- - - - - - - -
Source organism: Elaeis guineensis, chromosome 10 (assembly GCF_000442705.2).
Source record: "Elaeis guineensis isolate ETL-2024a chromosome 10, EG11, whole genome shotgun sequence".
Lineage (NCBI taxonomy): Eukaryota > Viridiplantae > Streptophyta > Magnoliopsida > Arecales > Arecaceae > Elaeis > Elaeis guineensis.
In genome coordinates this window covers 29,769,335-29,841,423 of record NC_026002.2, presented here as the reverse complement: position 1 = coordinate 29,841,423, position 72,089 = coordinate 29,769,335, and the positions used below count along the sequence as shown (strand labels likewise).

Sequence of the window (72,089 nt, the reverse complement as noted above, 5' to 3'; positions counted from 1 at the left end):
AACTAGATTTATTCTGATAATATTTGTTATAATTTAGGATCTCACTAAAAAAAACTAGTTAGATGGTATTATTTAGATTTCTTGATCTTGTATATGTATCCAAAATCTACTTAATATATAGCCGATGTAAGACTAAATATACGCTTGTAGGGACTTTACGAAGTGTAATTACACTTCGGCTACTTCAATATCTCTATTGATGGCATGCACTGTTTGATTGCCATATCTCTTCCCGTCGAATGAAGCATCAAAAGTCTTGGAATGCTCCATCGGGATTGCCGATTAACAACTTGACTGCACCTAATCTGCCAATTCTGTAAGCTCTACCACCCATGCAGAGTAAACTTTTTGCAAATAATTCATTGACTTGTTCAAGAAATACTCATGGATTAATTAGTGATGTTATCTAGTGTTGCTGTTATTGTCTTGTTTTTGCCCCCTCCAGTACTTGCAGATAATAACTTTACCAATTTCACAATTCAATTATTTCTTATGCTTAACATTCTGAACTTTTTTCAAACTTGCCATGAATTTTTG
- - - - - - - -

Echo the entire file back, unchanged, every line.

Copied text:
Source organism: Elaeis guineensis, chromosome 10 (assembly GCF_000442705.2).
Source record: "Elaeis guineensis isolate ETL-2024a chromosome 10, EG11, whole genome shotgun sequence".
Lineage (NCBI taxonomy): Eukaryota > Viridiplantae > Streptophyta > Magnoliopsida > Arecales > Arecaceae > Elaeis > Elaeis guineensis.
In genome coordinates this window covers 29,769,335-29,841,423 of record NC_026002.2, presented here as the reverse complement: position 1 = coordinate 29,841,423, position 72,089 = coordinate 29,769,335, and the positions used below count along the sequence as shown (strand labels likewise).

Sequence of the window (72,089 nt, the reverse complement as noted above, 5' to 3'; positions counted from 1 at the left end):
AACTAGATTTATTCTGATAATATTTGTTATAATTTAGGATCTCACTAAAAAAAACTAGTTAGATGGTATTATTTAGATTTCTTGATCTTGTATATGTATCCAAAATCTACTTAATATATAGCCGATGTAAGACTAAATATACGCTTGTAGGGACTTTACGAAGTGTAATTACACTTCGGCTACTTCAATATCTCTATTGATGGCATGCACTGTTTGATTGCCATATCTCTTCCCGTCGAATGAAGCATCAAAAGTCTTGGAATGCTCCATCGGGATTGCCGATTAACAACTTGACTGCACCTAATCTGCCAATTCTGTAAGCTCTACCACCCATGCAGAGTAAACTTTTTGCAAATAATTCATTGACTTGTTCAAGAAATACTCATGGATTAATTAGTGATGTTATCTAGTGTTGCTGTTATTGTCTTGTTTTTGCCCCCTCCAGTACTTGCAGATAATAACTTTACCAATTTCACAATTCAATTATTTCTTATGCTTAACATTCTGAACTTTTTTCAAACTTGCCATGAATTTTTG